The protests that threatened the roll-out this year of the world's cheapest car, the Nano, ended after archrival politicians in the Indian state of West Bengal reached a last-minute deal Sunday.
But the future of the Nano – as well as the broader issue at the heart of the upheaval – remains unresolved. Construction of the Nano did not resume Monday. Tata Motors, maker of the Nano, said it was not convinced that there is "a long-term congenial environment for smooth operations."
The statement underlines the depth of emotion surrounding the question that ignited the agitation in West Bengal and persists elsewhere: How should uneducated farmers be compensated when their land is taken for India's industrial growth?
It is a topic that straddles the fault line of new and old India – new megaprojects that bring fabulous wealth to a few but few benefits to local farmers, who lack the skills to work there. When these two worlds meet, and farmers feel compelled or coerced into selling their lands, the result is anger and, occasionally, violence.
Last week, Tata shut down its Nano plant in Singur, citing "continued confrontation and agitation at the site."
The deal struck Sunday between West Bengal Chief Minister Buddhadeb Bhattacharya and his main political rival, Mamata Banerjee, seemed to remedy this. She called off her protesters; he agreed to find 220 acres of land for the displaced farmers who refused the government's compensation package.
Despite a $350 million investment in Singur and hopes of rolling out the Nano next month, Tata said Monday that it would not yet reopen the plant because of "limited clarity on the outcome of the discussions between the state government of West Bengal and the representatives of the agitators."
The protests against the Nano facility, which involved a blockade of the plant, are but one example – and hardly the most extreme – of how industry and land rights have conflicted in India.
In another part of West Bengal last year, protests led to a clash in which 14 people were killed and cadres of the state's ruling Communist party were accused of rape and brutality. Residents of Nandigram opposed the state's decision to allow an Indonesian firm to build chemical plants there. The plans were later dropped.
Earlier in 2007 in the state of Orissa, four engineers from the South Korean steel producer Posco were abducted for a day by villagers opposing the project. More recently, locals have begun squatting on government land transferred to the company to stop construction.
Tata has had to cancel two steel projects in Orissa due to local opposition.
The issues are twofold. On one hand, many of the conflicts involve India's "tribals," indigenous groups who live a subsistence lifestyle in India's remotest forests. These lands also happen to be India's richest trove of minerals, and as mining companies move in, tribals are being displaced from the only life they have ever known.
It is a problem facing all nations with significant indigenous populations, from Brazil to Australia, says Devesh Kapur, head of the Center for the Advanced Study of India at the University of Pennsylvania. "These are huge issues. Most countries find it difficult to find a balance" between development and ancestral tribes' claims, he says.
India's state governments have also, in some cases, leapt headlong into industrialization without proper consideration of those who will be displaced by it, Mr. Kapur continues: "There are a lot of elements of raw capitalism at work, and it is not always pretty."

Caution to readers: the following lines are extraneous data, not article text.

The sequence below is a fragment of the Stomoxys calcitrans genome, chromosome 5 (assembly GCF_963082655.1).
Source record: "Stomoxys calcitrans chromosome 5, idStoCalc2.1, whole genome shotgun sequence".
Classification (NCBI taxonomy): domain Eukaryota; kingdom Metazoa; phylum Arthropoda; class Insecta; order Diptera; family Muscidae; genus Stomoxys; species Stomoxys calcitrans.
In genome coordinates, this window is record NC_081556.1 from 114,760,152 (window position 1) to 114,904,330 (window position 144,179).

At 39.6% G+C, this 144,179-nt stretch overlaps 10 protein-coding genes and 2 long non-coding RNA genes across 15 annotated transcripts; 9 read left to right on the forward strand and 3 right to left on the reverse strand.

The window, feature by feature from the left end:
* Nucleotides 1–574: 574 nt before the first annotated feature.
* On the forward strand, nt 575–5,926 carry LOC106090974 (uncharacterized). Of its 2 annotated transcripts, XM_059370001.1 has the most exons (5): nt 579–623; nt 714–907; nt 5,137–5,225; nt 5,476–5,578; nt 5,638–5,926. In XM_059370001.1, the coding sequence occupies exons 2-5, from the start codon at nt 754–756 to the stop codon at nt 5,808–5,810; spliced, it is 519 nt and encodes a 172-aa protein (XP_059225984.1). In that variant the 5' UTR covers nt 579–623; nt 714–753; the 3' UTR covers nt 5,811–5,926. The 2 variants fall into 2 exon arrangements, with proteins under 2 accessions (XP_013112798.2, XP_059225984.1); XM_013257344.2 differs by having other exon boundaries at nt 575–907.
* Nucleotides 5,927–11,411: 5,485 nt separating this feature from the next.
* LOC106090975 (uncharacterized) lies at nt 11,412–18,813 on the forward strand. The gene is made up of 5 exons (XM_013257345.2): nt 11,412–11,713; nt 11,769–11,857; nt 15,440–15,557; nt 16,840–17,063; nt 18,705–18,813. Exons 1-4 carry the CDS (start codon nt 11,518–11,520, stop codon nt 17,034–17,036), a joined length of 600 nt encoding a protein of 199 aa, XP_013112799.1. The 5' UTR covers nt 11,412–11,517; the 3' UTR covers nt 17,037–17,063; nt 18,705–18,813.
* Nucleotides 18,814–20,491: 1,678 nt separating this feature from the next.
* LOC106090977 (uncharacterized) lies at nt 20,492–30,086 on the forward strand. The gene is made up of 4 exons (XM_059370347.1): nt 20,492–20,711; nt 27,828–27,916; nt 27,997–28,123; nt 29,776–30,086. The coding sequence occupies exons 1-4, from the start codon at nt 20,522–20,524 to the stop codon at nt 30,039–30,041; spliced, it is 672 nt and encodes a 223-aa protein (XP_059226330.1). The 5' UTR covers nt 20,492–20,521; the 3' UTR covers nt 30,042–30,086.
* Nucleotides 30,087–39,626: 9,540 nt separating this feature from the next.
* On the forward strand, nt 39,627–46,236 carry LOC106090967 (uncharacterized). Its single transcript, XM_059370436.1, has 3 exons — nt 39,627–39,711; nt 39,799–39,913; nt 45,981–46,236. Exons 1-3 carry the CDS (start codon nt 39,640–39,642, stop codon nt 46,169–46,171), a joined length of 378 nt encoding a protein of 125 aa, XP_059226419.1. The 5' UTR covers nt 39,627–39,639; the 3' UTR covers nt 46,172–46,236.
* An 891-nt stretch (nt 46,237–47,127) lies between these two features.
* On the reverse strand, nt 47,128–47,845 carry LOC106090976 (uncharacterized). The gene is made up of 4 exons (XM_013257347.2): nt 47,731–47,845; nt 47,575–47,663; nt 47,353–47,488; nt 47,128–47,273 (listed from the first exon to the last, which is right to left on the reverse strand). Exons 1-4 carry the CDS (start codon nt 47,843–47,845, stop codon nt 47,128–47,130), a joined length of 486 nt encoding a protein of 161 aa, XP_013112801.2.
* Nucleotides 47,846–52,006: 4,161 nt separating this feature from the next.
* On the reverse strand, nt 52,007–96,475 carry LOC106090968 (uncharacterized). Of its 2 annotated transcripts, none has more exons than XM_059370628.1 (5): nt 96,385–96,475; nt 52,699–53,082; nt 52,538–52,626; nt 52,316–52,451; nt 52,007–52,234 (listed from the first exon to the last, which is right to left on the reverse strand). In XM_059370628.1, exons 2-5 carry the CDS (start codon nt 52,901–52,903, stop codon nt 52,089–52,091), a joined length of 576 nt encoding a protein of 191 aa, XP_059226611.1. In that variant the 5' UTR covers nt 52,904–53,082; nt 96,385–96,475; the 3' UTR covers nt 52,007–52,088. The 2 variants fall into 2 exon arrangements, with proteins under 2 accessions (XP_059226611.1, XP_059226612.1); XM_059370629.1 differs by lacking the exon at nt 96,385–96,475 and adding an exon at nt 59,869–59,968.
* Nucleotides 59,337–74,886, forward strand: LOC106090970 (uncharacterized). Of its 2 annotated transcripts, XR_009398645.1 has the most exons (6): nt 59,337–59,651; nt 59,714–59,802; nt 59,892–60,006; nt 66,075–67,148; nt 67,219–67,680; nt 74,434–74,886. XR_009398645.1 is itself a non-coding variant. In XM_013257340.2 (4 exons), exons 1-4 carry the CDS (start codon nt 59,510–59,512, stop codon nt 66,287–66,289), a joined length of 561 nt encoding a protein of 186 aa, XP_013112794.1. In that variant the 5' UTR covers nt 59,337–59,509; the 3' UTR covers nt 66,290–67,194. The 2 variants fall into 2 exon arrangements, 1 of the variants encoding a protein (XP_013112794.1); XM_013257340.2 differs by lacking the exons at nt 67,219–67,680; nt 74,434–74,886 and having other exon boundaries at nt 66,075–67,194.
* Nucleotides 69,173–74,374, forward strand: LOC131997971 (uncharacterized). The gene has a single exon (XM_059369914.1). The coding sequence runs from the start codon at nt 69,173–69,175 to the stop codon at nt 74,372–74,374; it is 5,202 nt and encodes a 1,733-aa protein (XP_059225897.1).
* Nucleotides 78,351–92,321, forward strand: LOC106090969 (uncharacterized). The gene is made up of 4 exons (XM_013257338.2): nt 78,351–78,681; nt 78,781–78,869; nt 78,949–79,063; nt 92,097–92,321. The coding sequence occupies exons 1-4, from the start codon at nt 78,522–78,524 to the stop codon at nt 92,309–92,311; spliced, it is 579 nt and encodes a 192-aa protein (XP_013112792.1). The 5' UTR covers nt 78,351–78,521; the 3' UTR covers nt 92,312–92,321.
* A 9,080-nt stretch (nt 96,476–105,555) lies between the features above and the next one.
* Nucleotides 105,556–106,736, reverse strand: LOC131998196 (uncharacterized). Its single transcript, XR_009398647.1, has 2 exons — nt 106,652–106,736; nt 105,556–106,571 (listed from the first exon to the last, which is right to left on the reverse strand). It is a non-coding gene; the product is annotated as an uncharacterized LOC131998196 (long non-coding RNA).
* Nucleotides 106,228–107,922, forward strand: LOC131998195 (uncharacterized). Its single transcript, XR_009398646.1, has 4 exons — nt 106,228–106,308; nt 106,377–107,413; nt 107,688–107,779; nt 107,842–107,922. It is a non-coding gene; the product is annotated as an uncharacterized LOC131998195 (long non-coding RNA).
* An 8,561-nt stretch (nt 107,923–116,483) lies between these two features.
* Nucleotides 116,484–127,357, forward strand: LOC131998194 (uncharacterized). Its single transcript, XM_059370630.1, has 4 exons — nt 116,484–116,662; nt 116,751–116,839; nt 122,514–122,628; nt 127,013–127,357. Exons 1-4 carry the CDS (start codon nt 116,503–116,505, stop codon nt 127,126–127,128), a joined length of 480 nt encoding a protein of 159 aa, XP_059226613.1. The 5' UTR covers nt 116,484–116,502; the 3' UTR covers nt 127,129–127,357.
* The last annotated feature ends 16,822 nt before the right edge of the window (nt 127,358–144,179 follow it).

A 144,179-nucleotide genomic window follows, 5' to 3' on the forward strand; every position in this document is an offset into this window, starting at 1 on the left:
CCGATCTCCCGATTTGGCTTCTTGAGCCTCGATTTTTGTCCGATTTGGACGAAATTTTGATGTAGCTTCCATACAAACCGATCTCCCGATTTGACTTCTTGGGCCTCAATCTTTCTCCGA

He says this not in condemnation of capitalism but of the Wild West mentality that has at times typified India's embrace of free-market economics since the country liberalized in 1991. Rather than acting as a check on the natural tendencies of businesses to maximize profits, the government has at times amplified them in the rush for investment money, he and others say.
"The government should be the whistle-blowers," says Binnet Mundu, a coordinator for the Bindrai Institute for Research Study and Action, a tribal advocacy group in the state of Jharkhand. "But it has often been more in favor of companies than the people."
The Nano plant is a case in point, Kapur says. In its attempt to lure Tata, West Bengal bought the land for the company. But nationwide, state involvement on a company's behalf has generally made the compensation process more contentious, not less.
Under a law that dates back to the British raj, state governments can compel landowners to sell their property to them for projects intended for the public good. But states have interpreted the vague Land Acquisition Act in a way that allows them to buy land for economic ventures, such as low-tariff, export-friendly Special Economic Zones. "How do you designate an SEZ as a public good when most of the benefits go to private parties?" says Kapur.
When villagers cut their own deals without state intrusion, "that is when the people are at a bargaining stage" and have some power, says Mr. Mundu.
Indeed, in many instances the transfer of land between farmers and corporations has occurred without conflict. In others – such as Reliance Industries Limited's plans to build industrial and residential campuses outside New Delhi and Mumbai (Bombay) – there are delays, with landowners holding out for higher prices. But negotiations have been peaceful.
Signaling the need for some change, a government panel suggested last month that 70 percent of land for SEZs be bought by companies at market rates. The Land Acquisition Act is also set to be amended.